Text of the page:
Influencers are lauded for their style. Kim Kardashian, Molly-Mae Hague and Cameron Dallas have slews of followers who take their fashion tips.
It’s essential for any personal shopper to set up an Instagram or Pinterest account to show off their picks and the work they’ve done with clients.
It’s also a good idea to have a website and, because fashion’s so visual, it’s important to get a good web designer so your site reflects your sense of style. Dalibor Kozak at Hands-On Computers comes highly recommended.
Expect to pay around £500 for a standard website and £750 for an interactive one (where potential customers can post queries/comments).
Gloria says: “Even if you’re just starting off working for friends, business cards make you look professional. Personal shopping is a creative profession so choose something colourful, visual and stylish. Try Vistaprint, which has many hundreds of reasonably-priced designs, catalogued according to the type of image you want to portray.”
A course can help you decide if this is really the profession for you, but an extensive fashion background is more important.
Gloria states: “The one I did at Styleaware (£350 for two days) gives you professional photographs of your work, which can then go on your website or business literature. Some courses are angled at becoming a stylist for fashion photographic shoots too – so that could then be another string to your bow.”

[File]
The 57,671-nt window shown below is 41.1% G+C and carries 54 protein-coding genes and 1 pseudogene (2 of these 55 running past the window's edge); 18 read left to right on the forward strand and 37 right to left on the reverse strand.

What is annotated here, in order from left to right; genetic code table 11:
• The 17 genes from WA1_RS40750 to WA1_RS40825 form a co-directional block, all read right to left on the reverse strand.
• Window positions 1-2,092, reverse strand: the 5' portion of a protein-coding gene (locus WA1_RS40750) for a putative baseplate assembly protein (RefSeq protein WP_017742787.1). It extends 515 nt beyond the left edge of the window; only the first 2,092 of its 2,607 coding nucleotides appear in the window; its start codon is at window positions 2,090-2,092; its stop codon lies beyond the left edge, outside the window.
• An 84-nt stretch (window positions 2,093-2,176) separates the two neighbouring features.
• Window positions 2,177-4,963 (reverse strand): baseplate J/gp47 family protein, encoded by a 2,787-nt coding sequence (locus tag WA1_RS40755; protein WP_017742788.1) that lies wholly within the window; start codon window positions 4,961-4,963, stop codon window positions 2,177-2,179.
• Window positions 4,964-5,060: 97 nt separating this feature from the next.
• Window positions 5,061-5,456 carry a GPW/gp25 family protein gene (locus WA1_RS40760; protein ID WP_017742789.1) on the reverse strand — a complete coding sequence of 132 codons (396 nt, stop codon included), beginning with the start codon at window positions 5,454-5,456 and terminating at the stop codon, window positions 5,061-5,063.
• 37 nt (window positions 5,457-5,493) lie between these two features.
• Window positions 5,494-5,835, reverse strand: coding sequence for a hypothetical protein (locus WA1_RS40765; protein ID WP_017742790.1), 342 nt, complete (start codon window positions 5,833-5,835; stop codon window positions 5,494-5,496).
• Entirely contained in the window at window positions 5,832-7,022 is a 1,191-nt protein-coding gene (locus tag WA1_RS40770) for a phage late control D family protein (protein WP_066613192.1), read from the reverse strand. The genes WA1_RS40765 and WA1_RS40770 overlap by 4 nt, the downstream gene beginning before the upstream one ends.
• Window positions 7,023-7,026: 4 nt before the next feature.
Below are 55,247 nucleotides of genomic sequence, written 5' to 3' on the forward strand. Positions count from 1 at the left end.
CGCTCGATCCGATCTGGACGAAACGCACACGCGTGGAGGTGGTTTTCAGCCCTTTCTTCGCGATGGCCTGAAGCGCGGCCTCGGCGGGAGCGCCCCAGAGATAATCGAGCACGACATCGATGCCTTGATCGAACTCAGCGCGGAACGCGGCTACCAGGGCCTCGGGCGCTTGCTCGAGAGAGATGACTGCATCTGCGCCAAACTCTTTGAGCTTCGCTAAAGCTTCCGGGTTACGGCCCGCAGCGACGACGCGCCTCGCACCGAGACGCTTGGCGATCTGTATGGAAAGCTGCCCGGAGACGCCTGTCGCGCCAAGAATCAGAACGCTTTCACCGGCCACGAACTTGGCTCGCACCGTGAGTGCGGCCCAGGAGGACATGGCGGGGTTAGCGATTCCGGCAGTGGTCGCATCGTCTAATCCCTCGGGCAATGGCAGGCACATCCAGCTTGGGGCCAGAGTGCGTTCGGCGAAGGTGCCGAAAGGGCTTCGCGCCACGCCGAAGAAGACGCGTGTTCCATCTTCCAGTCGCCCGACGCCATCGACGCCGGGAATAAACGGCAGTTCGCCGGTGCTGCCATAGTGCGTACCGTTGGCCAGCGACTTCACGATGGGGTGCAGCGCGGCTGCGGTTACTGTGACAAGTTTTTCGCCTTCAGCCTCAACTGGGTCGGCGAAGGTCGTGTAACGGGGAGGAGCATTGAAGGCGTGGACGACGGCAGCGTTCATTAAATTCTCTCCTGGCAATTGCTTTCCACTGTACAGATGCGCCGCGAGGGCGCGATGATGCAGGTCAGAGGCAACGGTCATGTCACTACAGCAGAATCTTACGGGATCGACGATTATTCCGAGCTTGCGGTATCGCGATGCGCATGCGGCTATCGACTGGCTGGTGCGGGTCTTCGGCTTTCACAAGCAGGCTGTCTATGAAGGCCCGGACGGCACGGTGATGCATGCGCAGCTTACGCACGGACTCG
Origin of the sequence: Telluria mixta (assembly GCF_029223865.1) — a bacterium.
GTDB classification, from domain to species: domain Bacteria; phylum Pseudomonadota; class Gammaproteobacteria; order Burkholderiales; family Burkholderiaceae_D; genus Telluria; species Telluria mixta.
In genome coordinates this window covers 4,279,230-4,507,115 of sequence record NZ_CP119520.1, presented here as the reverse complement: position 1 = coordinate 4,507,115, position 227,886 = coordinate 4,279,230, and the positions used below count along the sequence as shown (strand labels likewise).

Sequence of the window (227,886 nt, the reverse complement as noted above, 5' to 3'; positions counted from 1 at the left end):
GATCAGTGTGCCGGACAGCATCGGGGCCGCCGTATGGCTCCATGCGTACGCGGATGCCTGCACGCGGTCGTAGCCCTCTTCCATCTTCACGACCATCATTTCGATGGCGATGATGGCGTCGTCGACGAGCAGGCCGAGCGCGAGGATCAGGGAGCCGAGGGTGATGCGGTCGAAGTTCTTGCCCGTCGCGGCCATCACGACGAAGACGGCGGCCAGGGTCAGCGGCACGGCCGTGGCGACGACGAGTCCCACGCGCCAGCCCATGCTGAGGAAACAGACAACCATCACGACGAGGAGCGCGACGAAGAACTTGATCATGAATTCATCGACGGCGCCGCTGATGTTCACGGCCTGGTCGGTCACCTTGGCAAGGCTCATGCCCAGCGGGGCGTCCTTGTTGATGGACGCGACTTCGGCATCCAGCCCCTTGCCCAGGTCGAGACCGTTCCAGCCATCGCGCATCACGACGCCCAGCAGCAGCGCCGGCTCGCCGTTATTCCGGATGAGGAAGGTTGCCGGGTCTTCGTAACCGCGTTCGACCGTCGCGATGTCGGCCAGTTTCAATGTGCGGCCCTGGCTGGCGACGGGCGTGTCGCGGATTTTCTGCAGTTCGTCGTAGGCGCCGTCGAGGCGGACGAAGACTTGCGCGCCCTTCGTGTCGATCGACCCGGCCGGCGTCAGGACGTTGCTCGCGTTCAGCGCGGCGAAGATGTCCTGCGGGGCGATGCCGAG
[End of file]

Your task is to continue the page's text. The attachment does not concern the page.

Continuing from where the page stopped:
While Styleaware no longer offer such qualifications, here are a few recommended short courses to get you ahead as a personal shopper:
If you haven’t heard of them, they categorise people into colour types depending on their skin tone, hair and eye colour. Understanding colour types is a great advantage in personal shopping.
Consider doing one of these courses, even if it’s only for your own background knowledge.
Incidentally – there’s also money to be made if you want to become a consultant for one of these companies. Your income is generated from fees for consultations plus sales of their cosmetics and accessories. Your earnings are directly related to the amount of work you take on.
Find out about becoming a Colour Me Beautiful consultant here. Or do the same with House of Colour here.
Register on a free Directory of Personal Shoppers such as FreeIndex. Then, when potential customers Google ‘personal shopper London’, your ad will come up.
Many department stores (and airports) employ personal shoppers and this is an option if you are free to work full-time (although many parents of young children aren’t). The stores usually ask for at least two years of experience in clothing retail. Competition is high.
Personal shopping can be a really rewarding profession, financially and socially. You’re shopping with a new best friend and they’re paying – what’s not to like? If you have a flair for style, are experienced in fashion and a good self-starter with organisational and people skills, why not give it a go?
But, what happens if a client wants something that you think looks dreadful?
Gloria is diplomatic and always says the same thing: “If you love it, and it’s in the right size, you must have it.”
Have you followed this career path? If you have experience as a stylist, share your tips on how to become a personal shopper in the comments section below.